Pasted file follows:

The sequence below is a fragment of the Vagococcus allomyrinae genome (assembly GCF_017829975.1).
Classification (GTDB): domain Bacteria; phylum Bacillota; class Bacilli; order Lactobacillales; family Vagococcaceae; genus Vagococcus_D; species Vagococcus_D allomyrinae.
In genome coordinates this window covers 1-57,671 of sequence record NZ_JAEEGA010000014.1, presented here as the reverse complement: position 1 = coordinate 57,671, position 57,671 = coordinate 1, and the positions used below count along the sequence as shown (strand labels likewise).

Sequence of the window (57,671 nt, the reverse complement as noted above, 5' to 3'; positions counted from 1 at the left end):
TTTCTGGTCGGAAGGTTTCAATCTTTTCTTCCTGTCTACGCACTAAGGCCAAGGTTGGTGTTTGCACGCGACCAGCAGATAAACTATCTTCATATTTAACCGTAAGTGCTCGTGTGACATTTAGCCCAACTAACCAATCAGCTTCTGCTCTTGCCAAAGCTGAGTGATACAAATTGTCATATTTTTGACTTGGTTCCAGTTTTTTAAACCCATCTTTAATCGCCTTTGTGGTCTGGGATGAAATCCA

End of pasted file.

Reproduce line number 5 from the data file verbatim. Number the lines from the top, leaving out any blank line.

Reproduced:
TTTCTGGTCGGAAGGTTTCAATCTTTTCTTCCTGTCTACGCACTAAGGCCAAGGTTGGTGTTTGCACGCGACCAGCAGATAAACTATCTTCATATTTAACCGTAAGTGCTCGTGTGACATTTAGCCCAACTAACCAATCAGCTTCTGCTCTTGCCAAAGCTGAGTGATACAAATTGTCATATTTTTGACTTGGTTCCAGTTTTTTAAACCCATCTTTAATCGCCTTTGTGGTCTGGGATGAAATCCA